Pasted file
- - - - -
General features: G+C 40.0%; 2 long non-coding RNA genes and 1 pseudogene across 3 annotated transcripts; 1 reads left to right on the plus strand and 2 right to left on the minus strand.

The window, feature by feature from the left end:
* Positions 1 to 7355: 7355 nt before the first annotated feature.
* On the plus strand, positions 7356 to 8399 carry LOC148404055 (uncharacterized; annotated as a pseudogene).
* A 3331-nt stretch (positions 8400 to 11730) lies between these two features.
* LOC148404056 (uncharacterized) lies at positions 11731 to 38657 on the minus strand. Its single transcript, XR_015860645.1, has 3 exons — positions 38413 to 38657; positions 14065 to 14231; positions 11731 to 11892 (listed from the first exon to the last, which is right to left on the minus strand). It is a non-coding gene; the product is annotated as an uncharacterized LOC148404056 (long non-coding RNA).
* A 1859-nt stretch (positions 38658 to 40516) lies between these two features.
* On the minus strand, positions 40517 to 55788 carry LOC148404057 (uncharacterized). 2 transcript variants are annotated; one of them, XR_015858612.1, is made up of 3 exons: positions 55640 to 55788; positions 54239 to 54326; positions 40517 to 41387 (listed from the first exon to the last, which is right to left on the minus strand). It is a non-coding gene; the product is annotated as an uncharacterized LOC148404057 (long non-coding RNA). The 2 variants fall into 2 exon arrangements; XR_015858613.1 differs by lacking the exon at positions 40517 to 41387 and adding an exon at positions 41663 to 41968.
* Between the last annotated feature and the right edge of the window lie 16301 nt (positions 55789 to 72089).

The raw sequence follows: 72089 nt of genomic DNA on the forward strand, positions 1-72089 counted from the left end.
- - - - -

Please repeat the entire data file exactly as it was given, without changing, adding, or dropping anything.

General features: G+C 40.0%; 2 long non-coding RNA genes and 1 pseudogene across 3 annotated transcripts; 1 reads left to right on the plus strand and 2 right to left on the minus strand.

The window, feature by feature from the left end:
* Positions 1 to 7355: 7355 nt before the first annotated feature.
* On the plus strand, positions 7356 to 8399 carry LOC148404055 (uncharacterized; annotated as a pseudogene).
* A 3331-nt stretch (positions 8400 to 11730) lies between these two features.
* LOC148404056 (uncharacterized) lies at positions 11731 to 38657 on the minus strand. Its single transcript, XR_015860645.1, has 3 exons — positions 38413 to 38657; positions 14065 to 14231; positions 11731 to 11892 (listed from the first exon to the last, which is right to left on the minus strand). It is a non-coding gene; the product is annotated as an uncharacterized LOC148404056 (long non-coding RNA).
* A 1859-nt stretch (positions 38658 to 40516) lies between these two features.
* On the minus strand, positions 40517 to 55788 carry LOC148404057 (uncharacterized). 2 transcript variants are annotated; one of them, XR_015858612.1, is made up of 3 exons: positions 55640 to 55788; positions 54239 to 54326; positions 40517 to 41387 (listed from the first exon to the last, which is right to left on the minus strand). It is a non-coding gene; the product is annotated as an uncharacterized LOC148404057 (long non-coding RNA). The 2 variants fall into 2 exon arrangements; XR_015858613.1 differs by lacking the exon at positions 40517 to 41387 and adding an exon at positions 41663 to 41968.
* Between the last annotated feature and the right edge of the window lie 16301 nt (positions 55789 to 72089).

The raw sequence follows: 72089 nt of genomic DNA on the forward strand, positions 1-72089 counted from the left end.